In applying this protector the strap is disengaged from the buckle, and the plate 5 is adjusted to lie under the instep of the shoe, the upturned edge or end 6 lying against the inner side of the shoe, while the end 7 lies against the outer side of the shoe,the edge or side 10 lying against the front face of the heel. When the plate is in this position, the strap passes over the instep of the shoe, and the free end of the strap is passed around the back of the shoe and then forwardly and is engaged with the buckle. the strap through the buckle it is tightened and held tight around the back of the shoe, and before taking the strap rearwardly it may be drawn tight across the instep and then bent, as shown, to prevent return of the strap through the slot 8.

In practice modifications of the specific construction shown may be made, and any suitable materials and proportions may be used in the various parts without departing from the spirit of the invention.

What is claimed is 1. j A shoe-protector comprising a plate having upturned and slotted ends and having a downturned side edge to lie against the front face of a shoe-heel, a strap engaged through one of the slots and passed loosely through theother slot, and a buckle adjacent to the engaged end of the strap and adapted to receive the free end of the strap.

2. A shoe -protector comprising a plate adapted to lie against the underside of the instep of a shoe and having upturned ends to lie against the inner and outer faces of the shoe, said upturned ends having horizontallyextending slots, a strap engaged through one of the slots and passed loosely through the Thus by drawing other slot to lie in a horizontal plane, and a In testimony whereof I affix my signature buckle attached to the strap adjacent to its in presence of two Witnesses.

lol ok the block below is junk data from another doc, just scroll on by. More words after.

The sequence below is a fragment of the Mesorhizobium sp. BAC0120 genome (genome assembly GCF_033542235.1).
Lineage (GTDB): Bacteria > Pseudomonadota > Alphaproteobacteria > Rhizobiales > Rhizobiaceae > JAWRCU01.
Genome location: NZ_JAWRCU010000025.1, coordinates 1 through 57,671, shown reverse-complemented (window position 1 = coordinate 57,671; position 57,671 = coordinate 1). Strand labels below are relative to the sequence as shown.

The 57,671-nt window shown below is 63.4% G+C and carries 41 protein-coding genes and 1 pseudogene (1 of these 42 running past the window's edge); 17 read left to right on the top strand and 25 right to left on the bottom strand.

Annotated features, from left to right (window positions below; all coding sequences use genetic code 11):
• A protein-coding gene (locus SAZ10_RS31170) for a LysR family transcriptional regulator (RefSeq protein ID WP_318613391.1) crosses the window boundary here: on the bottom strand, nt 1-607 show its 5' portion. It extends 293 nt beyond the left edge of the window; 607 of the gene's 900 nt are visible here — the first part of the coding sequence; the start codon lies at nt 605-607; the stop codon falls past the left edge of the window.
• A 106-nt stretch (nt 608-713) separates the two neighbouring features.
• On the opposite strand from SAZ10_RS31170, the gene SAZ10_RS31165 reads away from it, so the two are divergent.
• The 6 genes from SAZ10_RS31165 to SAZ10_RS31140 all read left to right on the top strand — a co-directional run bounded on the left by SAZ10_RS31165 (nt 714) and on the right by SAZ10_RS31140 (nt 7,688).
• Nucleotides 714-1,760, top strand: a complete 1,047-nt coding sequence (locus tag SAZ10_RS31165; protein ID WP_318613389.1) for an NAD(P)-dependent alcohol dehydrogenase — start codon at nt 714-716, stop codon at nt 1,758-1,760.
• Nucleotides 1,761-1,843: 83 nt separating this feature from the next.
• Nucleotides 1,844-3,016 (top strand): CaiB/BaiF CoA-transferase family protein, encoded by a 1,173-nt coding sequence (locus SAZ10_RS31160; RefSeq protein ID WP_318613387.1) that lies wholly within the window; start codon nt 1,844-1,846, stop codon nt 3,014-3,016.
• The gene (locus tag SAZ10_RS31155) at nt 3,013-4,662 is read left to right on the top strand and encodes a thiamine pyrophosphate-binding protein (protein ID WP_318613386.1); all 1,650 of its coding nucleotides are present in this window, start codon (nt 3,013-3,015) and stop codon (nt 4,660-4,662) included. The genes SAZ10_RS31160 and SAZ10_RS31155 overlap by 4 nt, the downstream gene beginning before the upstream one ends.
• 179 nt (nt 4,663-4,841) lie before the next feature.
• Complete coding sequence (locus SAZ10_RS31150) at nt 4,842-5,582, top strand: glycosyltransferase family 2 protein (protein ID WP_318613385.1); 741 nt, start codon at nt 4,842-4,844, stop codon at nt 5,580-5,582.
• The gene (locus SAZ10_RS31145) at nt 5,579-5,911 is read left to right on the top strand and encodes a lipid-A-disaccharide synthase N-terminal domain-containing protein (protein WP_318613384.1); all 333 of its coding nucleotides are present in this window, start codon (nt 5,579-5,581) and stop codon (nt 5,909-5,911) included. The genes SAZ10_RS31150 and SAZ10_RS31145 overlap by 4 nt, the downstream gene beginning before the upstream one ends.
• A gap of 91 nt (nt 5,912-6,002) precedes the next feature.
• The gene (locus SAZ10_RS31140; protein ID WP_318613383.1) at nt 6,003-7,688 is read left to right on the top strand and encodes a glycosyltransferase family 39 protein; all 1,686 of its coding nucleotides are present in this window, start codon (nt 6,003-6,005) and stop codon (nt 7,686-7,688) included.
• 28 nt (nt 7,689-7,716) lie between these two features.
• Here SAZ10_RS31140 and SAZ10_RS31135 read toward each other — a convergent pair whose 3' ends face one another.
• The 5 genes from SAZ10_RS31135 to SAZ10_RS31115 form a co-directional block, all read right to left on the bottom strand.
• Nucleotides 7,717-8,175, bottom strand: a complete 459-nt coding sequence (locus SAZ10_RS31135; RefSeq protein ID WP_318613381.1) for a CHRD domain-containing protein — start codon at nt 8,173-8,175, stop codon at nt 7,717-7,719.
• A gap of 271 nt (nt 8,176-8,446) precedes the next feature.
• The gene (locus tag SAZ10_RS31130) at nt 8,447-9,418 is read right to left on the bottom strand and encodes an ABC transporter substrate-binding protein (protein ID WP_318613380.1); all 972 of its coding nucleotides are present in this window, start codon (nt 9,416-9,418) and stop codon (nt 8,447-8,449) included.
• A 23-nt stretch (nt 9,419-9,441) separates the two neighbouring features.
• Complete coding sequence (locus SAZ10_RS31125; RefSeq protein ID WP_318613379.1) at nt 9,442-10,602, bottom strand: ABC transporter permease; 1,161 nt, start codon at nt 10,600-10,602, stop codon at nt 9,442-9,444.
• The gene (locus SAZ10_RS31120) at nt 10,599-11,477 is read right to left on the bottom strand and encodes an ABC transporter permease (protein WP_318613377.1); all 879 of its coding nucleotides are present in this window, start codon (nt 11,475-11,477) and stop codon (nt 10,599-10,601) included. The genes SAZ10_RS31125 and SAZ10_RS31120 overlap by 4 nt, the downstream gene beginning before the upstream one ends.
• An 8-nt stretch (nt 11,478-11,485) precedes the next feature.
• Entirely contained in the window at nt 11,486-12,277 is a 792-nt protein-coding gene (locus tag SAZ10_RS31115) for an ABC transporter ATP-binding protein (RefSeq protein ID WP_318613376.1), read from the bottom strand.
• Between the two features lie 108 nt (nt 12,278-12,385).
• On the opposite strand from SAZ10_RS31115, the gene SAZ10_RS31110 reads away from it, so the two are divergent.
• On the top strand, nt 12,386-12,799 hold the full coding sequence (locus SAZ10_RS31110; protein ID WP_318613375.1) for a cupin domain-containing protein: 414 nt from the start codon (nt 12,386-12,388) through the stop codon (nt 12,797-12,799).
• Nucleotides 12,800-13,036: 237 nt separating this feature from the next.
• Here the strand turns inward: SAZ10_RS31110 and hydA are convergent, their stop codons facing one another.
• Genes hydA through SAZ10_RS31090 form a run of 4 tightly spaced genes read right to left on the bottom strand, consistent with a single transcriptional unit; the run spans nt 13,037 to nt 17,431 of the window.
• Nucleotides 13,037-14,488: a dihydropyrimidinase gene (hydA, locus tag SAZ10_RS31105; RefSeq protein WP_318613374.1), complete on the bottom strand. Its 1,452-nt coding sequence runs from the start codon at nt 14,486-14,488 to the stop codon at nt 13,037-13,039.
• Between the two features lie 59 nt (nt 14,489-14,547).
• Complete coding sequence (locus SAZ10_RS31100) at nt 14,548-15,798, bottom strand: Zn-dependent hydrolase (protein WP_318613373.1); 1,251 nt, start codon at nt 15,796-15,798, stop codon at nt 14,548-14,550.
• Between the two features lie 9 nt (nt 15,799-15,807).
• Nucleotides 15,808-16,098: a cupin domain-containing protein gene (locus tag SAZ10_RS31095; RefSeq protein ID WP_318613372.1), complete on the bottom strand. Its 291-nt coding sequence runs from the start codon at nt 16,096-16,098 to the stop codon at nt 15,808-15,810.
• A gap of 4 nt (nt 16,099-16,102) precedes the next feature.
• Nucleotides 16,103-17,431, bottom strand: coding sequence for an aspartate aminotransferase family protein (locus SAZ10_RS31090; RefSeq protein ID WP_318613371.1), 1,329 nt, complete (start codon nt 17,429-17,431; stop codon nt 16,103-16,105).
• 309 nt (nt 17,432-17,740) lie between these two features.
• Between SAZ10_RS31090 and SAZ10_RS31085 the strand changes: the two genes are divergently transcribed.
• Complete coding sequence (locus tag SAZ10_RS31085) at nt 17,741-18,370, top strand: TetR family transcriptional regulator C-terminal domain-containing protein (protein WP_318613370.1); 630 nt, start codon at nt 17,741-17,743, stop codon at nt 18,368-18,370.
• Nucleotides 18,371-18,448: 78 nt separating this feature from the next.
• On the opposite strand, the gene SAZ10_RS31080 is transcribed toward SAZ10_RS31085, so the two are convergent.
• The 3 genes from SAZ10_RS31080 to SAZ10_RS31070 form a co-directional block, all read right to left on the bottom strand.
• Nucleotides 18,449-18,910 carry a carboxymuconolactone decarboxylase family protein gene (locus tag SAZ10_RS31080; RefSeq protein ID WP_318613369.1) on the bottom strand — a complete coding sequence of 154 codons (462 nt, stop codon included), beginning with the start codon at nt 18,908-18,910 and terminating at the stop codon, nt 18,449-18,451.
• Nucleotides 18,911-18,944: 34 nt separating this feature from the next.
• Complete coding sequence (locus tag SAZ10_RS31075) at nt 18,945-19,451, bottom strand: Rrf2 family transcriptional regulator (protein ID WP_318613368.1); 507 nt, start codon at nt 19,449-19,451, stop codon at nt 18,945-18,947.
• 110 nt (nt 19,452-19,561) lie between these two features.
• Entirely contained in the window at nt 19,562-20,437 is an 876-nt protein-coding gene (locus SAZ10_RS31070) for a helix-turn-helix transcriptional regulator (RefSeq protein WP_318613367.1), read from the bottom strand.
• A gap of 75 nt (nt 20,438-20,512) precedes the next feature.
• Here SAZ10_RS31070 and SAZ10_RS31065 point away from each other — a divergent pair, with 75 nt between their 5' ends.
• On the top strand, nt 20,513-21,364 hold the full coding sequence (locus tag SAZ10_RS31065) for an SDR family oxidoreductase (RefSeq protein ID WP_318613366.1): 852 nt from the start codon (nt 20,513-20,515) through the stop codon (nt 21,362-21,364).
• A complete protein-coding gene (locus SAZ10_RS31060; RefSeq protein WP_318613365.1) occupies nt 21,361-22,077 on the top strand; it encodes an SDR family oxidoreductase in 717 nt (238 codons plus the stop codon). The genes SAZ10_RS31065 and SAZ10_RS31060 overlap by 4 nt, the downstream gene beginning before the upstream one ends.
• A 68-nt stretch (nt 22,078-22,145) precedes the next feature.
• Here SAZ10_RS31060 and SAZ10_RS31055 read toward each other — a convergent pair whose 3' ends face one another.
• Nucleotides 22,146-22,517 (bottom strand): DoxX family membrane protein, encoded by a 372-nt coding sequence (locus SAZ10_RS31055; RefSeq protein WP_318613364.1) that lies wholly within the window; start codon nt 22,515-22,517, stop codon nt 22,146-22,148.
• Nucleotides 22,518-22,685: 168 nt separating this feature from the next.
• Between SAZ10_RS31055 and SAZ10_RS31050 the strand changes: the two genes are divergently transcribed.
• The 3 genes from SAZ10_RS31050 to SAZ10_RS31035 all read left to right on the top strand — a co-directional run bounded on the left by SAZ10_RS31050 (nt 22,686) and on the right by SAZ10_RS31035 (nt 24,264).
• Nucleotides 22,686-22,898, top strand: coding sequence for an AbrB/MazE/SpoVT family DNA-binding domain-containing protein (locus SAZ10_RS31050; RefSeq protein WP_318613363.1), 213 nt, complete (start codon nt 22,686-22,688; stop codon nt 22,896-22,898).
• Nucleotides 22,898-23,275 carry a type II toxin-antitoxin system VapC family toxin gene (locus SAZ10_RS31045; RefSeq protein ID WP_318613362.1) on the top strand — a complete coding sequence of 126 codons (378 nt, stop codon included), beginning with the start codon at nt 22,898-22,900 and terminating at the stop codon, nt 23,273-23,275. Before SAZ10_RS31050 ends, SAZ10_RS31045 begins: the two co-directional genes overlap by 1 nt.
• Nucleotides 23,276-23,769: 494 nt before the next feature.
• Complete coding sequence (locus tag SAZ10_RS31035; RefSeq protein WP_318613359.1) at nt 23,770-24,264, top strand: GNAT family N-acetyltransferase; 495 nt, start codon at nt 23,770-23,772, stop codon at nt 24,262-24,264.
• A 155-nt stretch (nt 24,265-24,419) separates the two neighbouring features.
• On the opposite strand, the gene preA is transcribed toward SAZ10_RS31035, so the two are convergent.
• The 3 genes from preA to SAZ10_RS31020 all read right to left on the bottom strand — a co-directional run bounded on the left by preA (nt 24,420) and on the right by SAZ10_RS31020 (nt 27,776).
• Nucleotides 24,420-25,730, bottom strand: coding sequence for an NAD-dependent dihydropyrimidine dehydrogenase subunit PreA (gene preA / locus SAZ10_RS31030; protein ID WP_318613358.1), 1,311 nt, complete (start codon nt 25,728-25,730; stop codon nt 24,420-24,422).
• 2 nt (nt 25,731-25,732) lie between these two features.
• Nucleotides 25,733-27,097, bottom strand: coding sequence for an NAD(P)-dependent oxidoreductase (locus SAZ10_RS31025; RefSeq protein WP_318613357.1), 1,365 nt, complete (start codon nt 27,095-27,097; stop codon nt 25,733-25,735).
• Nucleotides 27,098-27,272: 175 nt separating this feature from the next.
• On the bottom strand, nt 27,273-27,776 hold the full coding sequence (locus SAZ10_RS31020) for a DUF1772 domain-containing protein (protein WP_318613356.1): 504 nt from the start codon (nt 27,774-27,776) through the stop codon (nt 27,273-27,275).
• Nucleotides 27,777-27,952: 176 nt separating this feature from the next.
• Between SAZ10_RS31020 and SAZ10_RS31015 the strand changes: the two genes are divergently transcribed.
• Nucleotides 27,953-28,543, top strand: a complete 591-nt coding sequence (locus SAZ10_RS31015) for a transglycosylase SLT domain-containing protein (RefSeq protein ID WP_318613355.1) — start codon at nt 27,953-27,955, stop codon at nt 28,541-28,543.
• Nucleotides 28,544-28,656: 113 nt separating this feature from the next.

en a ed end and adapted to receive the free ena 5f the strap and hold it in a vertical JOSEPH HAZZARD PRICE plane, the rear edge of the plate being bent Witnesses: downwardly to lie against the front face of J. W. ROGER, the shoe-heel. H. L. LYON.

Referenced by
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US4348854 *Apr 17, 1981Sep 14, 1982Scoyk Pershing R VanTiedown and instep straps for spurs
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US7610972Aug 4, 2005Nov 3, 2009Heeling Sports LimitedMotorized transportation apparatus and method
US7621540Jan 22, 2007Nov 24, 2009Heeling Sports LimitedHeeling apparatus and method
US7624517May 18, 2006Dec 1, 2009Nike, Inc.Article of footwear with saddle
US8480095Nov 23, 2009Jul 9, 2013Heeling Sports LimitedHeeling apparatus wheel assembly
WO1998003092A2 *Jul 9, 1997Jan 29, 1998Artemis Innovations IncFootwear apparatus with grinding plate and method of making same
Cooperative ClassificationA43B7/32